Saturday’s UFC Vancouver event is in the books, and now that the dust has settled in Canada, it’s time to go to the scorecard to see who the big winners were at Rogers Arena.
As aggressive, relentless and ruthless as Justin Gaethje is in the Octagon – and those are three adjectives not too many fighters deserve, at least not all at once – the Arizona native has a heart, and I’m not talking about the heart to wade into the fray with the baddest men on the planet and actually embrace such a notion. I’m talking about the heart to pull back when he knew he had Donald Cerrone hurt in their UFC Vancouver main event and not want to land anymore punches on his buddy. Yes, this is the hurt business, but it’s also a sport where the main objective is to win, not add extra punishment when it isn’t necessary. Gaethje knew the fight was over, and he wasn’t going to make the night worse for Cerrone. That’s class, and as exciting as “The Highlight” continues to be, that was my big takeaway from last weekend’s headliner.
Find me someone who isn’t a Tristan Connelly fan this morning. I dare you. Fighting up a weight class against an opponent who missed weight on Friday, and doing it in his UFC debut, which just happened to be on five days’ notice, Connelly went from being a relative unknown to everyone’s new favorite fighter over 15 minutes with Michel Pereira on Saturday, and in his hometown, no less. To me, that’s when this sport is at its best, when an underdog gets that opportunity of a lifetime and delivers when his name is called. And he left the Octagon with two checks, a percentage of Pereira’s purse because of the weight miss, and two bonuses. THAT’S a winner.
Now I’ll get this out of the way right now. Glover Teixeira is one of my favorite fighters in the game and he has been for years. A class act in and out of the Octagon, Teixeira represents everything that’s good about this sport, and to see him approaching the big 4-0 with a three-fight winning streak makes me even more of a fan. But let’s take away my pre-existing bias towards Teixeira and break down his current form, and in doing so, it’s clear that he is doing what every veteran should be doing as he gets older. That’s evolve and adjust. Teixeira used to be a fighter who wanted to strike first, strike last, and maybe toss in some ground work in the middle. Now he mixes things up beautifully, showing that he’s dangerous everywhere. Would I pick him in a rematch with champion Jon Jones? Not if I’m being honest. But I would like to see him get a second crack at the crown with another win.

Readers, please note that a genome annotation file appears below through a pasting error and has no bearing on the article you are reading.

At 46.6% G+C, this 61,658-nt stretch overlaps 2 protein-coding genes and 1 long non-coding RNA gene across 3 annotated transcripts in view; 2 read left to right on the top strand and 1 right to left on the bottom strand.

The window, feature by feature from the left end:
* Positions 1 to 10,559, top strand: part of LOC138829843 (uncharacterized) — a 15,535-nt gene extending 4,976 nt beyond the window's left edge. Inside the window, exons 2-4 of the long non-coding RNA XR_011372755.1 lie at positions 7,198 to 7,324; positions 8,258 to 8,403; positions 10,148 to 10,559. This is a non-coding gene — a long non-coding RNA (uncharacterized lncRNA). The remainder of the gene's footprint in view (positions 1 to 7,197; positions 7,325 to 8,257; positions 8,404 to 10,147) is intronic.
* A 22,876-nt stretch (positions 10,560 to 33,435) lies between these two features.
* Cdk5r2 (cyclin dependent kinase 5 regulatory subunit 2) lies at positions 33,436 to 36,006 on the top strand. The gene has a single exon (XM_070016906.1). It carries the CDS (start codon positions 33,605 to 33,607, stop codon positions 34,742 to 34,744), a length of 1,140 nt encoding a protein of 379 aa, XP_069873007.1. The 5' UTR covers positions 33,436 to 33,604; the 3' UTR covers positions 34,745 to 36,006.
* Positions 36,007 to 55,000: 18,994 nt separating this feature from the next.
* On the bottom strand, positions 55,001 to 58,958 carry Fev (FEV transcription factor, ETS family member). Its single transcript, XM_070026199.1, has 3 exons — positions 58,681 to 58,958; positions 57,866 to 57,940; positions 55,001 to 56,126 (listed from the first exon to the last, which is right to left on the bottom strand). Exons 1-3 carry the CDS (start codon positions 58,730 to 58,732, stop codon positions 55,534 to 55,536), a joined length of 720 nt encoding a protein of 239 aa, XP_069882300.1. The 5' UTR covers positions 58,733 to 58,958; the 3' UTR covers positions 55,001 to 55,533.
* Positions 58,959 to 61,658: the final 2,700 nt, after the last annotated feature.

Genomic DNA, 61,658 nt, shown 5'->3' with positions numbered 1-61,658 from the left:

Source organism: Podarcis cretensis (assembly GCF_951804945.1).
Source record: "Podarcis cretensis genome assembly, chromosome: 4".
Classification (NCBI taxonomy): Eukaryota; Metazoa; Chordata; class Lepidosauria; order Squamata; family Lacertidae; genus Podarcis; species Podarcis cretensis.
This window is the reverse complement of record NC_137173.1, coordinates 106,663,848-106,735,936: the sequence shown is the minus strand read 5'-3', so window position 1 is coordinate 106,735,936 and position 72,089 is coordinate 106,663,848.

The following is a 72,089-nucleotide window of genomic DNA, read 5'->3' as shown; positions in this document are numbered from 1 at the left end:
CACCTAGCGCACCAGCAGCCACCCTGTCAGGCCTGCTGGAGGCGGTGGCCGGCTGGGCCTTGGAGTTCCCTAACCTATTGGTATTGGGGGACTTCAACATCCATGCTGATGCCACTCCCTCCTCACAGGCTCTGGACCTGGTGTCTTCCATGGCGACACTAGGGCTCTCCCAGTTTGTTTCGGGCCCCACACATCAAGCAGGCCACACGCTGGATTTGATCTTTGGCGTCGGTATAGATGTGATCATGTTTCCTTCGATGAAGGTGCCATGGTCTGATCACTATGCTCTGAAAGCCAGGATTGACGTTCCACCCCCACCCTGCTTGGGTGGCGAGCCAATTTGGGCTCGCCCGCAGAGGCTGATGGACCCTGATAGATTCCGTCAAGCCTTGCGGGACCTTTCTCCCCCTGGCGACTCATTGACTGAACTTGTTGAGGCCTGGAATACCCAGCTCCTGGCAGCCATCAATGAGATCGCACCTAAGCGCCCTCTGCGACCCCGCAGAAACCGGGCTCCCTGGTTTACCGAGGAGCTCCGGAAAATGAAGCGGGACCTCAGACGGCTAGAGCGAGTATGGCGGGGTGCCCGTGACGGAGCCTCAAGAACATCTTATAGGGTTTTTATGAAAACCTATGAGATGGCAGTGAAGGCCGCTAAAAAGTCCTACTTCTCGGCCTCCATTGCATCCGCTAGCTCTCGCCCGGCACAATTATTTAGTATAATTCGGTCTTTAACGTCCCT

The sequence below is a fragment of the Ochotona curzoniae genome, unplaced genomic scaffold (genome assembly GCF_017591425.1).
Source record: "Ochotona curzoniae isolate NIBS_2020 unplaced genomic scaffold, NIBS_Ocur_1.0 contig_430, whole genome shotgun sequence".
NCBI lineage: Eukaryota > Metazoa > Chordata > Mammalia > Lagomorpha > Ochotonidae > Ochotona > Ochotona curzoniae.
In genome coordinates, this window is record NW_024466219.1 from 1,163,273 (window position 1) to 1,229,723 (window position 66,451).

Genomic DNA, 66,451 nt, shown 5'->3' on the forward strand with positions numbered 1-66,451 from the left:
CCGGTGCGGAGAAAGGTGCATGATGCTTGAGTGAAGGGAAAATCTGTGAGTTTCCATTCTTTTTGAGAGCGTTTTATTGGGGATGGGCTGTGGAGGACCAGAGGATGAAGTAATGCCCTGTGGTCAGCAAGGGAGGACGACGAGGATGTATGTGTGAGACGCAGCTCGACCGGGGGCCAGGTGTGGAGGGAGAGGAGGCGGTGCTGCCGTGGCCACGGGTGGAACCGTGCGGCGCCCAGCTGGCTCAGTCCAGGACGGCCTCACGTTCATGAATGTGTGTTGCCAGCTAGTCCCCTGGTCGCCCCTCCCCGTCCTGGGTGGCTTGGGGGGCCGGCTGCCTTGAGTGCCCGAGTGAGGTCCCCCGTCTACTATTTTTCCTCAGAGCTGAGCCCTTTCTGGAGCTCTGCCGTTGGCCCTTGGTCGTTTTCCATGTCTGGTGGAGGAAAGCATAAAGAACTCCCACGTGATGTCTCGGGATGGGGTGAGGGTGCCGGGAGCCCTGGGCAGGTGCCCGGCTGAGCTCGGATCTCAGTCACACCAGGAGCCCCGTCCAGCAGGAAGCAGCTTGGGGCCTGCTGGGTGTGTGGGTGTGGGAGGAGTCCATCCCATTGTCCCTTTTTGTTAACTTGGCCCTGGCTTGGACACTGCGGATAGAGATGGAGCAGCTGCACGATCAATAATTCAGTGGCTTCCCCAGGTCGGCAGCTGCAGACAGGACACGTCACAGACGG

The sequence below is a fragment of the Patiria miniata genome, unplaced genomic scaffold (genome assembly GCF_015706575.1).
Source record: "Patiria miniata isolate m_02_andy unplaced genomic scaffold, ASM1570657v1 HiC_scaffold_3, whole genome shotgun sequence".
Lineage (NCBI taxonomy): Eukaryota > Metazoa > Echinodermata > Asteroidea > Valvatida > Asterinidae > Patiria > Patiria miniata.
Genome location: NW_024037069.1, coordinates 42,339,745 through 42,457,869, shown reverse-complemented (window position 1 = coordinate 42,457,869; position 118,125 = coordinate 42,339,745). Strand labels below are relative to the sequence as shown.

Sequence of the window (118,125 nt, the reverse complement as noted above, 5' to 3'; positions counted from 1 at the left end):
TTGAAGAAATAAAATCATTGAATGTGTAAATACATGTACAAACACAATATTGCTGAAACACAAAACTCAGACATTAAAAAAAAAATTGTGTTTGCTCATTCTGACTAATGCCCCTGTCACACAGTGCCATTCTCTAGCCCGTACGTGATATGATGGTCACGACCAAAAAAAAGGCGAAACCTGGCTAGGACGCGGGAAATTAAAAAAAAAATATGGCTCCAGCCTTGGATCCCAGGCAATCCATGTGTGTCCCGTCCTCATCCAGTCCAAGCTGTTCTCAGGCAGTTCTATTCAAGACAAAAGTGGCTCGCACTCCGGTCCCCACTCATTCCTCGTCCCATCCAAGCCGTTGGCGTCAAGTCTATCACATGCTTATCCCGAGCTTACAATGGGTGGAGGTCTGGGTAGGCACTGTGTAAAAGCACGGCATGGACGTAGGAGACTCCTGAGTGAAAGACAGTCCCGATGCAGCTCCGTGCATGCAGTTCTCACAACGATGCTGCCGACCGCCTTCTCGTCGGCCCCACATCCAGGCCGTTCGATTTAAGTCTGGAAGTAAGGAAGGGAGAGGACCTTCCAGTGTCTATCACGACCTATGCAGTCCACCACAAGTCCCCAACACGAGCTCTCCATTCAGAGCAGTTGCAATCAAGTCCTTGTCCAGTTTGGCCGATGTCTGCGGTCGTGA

Speaking of good guys, Misha Cirkunov is in that category as well, so it’s been tough seeing him on the losing end of knockouts to Teixeira, Volkan Oezdemir and Johnny Walker after racing out to a 4-0 with four finishes start to his UFC career. But on Saturday in his adopted home country of Canada, Cirkunov weathered the storm from young gun Jimmy Crute and found himself the winner of the fight and a Performance of the Night bonus. That’s a good way to close out the year and gear up for a big 2020 campaign.
On a roster full on intriguing stories, Uriah Hall is definitely top five. Like I wrote before his fight against Antonio Carlos Junior, Hall looks like he can beat everybody on some nights, and on others he looks like he can’t beat anybody. On Saturday, he was in the middle, looking great in building a lead on Carlos, but nearly dropping the bout when the Brazilian got his back for much of the third round. I’m hoping his affiliation with Sayif Saud and the Fortis MMA team is the sign of a more consistent Hall, because when he’s on, he’s fun to watch and a handful for any 185-pounder in the world.